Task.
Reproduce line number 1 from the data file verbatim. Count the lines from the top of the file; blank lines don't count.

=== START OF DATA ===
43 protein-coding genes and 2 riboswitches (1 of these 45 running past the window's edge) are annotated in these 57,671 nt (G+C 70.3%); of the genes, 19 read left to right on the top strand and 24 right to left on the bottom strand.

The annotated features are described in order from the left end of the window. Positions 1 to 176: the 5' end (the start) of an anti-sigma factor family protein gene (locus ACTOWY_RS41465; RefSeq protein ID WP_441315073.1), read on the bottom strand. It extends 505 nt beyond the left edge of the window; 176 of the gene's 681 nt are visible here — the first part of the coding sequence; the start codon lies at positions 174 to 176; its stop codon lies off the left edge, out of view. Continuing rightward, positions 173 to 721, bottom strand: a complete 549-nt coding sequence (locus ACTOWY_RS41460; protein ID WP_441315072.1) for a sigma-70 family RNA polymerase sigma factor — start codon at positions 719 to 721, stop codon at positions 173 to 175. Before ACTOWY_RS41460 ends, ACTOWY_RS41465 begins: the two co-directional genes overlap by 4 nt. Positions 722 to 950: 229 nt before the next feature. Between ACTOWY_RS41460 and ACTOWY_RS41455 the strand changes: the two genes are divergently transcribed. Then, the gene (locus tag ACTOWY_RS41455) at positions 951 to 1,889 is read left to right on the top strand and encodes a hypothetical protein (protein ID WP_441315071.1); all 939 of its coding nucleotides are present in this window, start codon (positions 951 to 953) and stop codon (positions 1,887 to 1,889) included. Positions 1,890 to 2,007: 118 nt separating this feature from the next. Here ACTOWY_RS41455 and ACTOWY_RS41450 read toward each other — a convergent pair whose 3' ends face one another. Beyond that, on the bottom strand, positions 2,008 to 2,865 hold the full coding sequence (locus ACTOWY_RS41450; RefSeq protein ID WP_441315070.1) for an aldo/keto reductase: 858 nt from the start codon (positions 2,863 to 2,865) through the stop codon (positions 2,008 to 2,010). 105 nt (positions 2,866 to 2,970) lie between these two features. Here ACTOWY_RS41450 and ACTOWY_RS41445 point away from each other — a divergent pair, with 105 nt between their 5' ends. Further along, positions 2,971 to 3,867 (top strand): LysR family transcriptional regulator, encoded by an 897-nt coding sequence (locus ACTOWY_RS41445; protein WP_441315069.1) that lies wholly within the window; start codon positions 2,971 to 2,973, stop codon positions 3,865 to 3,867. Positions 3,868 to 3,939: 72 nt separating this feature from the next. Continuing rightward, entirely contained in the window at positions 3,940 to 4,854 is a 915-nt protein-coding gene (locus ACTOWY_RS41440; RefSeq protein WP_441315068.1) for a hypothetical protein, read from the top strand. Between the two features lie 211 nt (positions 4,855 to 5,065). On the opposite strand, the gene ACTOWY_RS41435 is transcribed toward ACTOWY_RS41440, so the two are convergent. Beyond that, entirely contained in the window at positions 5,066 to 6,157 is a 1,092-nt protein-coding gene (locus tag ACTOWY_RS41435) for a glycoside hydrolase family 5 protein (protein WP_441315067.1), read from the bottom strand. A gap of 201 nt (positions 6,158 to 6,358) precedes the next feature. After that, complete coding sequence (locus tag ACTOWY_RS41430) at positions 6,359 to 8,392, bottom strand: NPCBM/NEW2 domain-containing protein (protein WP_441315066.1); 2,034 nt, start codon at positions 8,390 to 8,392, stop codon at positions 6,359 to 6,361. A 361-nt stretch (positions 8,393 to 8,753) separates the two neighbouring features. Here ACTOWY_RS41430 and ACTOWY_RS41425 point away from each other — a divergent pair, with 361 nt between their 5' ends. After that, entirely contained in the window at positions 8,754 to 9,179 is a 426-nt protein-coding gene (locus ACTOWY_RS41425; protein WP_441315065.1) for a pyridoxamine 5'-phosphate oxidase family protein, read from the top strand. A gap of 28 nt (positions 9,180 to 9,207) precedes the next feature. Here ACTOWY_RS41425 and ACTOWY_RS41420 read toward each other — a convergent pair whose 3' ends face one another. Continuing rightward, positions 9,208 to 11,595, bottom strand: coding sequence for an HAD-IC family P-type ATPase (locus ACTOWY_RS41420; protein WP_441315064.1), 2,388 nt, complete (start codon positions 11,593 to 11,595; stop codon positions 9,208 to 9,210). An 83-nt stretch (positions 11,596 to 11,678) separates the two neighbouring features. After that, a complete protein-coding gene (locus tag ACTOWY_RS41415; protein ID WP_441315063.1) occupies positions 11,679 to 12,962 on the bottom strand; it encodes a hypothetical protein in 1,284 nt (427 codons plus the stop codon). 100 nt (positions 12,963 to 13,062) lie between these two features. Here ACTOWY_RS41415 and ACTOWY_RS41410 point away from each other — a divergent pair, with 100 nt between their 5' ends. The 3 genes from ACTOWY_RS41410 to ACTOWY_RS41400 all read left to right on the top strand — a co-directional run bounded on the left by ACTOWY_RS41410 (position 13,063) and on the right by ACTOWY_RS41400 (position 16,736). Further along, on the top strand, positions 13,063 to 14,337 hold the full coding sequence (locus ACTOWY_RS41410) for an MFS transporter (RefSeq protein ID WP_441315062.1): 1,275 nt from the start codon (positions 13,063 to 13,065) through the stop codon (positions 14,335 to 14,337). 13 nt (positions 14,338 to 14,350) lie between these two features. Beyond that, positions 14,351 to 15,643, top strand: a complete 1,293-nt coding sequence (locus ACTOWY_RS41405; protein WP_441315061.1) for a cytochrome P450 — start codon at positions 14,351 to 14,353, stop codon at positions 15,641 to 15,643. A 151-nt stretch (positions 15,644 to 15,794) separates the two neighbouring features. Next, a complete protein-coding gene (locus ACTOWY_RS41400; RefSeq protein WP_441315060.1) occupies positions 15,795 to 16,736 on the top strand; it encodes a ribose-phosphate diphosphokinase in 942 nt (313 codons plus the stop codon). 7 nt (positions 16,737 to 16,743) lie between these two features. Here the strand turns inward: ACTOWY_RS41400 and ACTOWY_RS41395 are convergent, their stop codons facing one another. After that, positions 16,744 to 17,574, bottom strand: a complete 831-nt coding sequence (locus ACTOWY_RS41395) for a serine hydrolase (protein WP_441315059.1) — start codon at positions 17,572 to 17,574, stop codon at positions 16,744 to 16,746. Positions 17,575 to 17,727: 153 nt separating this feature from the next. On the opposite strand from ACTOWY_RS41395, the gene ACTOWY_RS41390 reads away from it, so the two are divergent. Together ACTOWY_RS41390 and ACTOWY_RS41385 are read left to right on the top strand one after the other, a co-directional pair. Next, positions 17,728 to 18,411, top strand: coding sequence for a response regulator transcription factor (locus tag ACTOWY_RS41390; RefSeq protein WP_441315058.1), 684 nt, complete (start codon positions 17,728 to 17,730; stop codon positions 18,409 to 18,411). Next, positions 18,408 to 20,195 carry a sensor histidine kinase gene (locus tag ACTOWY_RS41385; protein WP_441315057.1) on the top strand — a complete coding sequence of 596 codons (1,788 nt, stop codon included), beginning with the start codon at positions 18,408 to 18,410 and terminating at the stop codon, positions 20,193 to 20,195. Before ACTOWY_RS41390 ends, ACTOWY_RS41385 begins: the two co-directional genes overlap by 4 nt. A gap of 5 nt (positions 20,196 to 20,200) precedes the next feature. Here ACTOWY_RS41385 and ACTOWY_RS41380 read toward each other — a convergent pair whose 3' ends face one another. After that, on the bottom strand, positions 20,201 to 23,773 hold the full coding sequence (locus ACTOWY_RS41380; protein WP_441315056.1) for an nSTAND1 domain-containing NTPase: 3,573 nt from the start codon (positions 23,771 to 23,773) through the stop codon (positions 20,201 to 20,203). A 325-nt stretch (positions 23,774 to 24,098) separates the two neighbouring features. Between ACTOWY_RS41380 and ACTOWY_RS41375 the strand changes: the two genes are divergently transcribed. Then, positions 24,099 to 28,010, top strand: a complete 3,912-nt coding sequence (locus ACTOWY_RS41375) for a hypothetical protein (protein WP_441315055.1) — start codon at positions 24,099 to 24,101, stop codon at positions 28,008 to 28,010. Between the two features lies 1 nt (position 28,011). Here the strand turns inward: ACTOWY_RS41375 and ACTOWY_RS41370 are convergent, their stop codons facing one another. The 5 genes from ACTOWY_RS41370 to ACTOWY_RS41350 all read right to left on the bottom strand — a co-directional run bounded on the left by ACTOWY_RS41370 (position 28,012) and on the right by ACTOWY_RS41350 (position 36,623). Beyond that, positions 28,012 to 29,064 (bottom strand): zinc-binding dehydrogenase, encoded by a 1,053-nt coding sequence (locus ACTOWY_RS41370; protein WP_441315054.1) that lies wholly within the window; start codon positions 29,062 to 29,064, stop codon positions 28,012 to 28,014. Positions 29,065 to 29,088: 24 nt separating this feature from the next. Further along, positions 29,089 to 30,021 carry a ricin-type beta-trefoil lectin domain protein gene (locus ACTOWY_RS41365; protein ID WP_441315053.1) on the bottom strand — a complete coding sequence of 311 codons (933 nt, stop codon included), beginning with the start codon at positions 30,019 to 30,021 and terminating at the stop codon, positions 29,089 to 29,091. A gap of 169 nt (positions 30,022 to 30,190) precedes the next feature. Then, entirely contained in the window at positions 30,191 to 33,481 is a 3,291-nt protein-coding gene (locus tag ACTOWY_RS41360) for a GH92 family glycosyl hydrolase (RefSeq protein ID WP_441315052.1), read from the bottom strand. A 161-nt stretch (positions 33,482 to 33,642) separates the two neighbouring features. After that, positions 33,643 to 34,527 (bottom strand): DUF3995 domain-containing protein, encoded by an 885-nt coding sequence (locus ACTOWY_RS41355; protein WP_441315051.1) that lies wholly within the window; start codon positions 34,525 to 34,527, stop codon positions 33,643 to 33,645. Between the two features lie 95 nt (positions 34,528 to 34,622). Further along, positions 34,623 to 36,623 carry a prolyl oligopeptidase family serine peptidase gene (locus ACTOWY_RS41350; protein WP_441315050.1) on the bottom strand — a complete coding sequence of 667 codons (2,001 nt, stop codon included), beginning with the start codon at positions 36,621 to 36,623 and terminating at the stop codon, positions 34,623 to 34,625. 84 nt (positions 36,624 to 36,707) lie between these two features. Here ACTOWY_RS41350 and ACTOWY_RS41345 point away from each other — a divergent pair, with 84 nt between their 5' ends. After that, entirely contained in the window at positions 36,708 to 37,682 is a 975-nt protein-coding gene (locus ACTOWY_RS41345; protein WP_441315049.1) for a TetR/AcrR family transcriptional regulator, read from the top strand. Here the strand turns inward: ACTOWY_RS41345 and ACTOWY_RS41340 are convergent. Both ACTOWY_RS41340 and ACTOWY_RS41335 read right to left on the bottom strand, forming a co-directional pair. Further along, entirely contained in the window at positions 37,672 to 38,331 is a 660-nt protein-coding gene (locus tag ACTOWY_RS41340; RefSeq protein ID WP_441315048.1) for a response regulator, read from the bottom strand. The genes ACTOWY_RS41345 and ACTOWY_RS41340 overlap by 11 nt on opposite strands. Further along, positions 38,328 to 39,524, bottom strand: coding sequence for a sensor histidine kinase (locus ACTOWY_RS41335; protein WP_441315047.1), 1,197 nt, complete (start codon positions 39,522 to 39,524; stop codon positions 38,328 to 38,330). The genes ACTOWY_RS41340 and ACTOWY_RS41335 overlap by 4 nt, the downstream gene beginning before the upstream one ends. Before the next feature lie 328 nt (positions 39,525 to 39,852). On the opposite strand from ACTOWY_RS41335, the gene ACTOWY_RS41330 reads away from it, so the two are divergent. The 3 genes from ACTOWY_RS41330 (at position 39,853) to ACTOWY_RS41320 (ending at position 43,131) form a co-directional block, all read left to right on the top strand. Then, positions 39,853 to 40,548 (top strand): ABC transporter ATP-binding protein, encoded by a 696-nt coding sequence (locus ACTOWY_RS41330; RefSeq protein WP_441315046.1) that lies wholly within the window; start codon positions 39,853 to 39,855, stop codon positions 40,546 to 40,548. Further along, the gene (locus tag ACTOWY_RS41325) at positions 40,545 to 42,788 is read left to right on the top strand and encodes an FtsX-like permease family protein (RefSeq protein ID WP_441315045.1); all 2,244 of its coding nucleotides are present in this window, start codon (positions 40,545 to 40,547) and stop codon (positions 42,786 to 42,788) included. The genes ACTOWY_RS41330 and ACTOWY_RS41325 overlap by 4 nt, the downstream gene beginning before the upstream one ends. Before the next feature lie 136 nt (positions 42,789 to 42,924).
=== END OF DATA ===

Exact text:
43 protein-coding genes and 2 riboswitches (1 of these 45 running past the window's edge) are annotated in these 57,671 nt (G+C 70.3%); of the genes, 19 read left to right on the top strand and 24 right to left on the bottom strand.